Emissions Reductions Top U.S. Business Concern in Climate Change Debate, PricewaterhouseCoopers Survey Finds
WASHINGTON, May 20 /PRNewswire/ — U.S. companies’ top concern in the climate change debate is reducing carbon emissions, according to PricewaterhouseCoopers’ Appetite for Change survey. Of the climate change/environmental issues expected to most impact U.S. companies over the next two to five years, U.S. survey respondents ranked reduction of carbon dioxide emissions first (16 percent), followed by new regulation, second (13 percent); energy efficiency, third (12 percent); and legislation/new laws, fourth (11 percent).
“Although federal climate change legislation is uncertain in the short term, there are plenty of government and private sector initiatives driving companies to start reducing emissions now,” says Kathy Nieland, leader of the Sustainability and Climate Change practice of PricewaterhouseCoopers LLP. “The Obama Administration recently announced that the federal government would reduce its own carbon footprint by 28 percent by 2020. If the government were to push down that requirement through its supply chain to all government contractors and suppliers, the impact on U.S. business would be quite significant,” she adds.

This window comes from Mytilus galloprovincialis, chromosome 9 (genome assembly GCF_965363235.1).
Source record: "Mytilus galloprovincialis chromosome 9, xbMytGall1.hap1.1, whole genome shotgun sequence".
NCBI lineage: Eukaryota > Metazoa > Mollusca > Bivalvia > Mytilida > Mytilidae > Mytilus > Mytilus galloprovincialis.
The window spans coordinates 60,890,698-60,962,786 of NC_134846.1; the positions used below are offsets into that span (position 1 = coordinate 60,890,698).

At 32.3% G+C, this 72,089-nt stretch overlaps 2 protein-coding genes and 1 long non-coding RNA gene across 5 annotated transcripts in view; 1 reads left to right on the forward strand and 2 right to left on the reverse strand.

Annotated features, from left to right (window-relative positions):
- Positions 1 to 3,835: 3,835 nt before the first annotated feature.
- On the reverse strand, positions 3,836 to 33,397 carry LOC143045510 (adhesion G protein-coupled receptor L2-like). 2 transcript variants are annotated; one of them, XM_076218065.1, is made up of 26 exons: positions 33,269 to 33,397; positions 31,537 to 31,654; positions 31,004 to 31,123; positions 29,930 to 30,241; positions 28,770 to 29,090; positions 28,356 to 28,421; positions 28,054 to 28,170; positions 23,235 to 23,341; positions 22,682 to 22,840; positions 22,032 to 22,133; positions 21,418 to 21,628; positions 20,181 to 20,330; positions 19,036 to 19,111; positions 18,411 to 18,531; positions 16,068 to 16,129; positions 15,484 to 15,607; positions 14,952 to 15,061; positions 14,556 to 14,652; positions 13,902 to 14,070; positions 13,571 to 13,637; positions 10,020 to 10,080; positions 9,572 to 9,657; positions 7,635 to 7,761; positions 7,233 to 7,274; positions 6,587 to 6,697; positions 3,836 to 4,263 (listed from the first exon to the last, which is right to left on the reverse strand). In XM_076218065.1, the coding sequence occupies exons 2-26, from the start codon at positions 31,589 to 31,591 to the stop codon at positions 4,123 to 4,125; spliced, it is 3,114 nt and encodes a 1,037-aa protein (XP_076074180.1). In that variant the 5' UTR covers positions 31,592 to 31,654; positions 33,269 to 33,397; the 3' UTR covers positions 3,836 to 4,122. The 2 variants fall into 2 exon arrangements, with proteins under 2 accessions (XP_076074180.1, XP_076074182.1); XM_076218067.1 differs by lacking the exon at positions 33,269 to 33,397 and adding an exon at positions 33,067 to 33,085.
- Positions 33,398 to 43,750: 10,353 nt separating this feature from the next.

Responses Mixed on Impact of the Environmental Debate on Business
Most U.S. survey respondents (87 percent) are convinced that change is likely over the next few years as a result of the climate change and environmental debate, with 28 percent calling those prospective changes significant.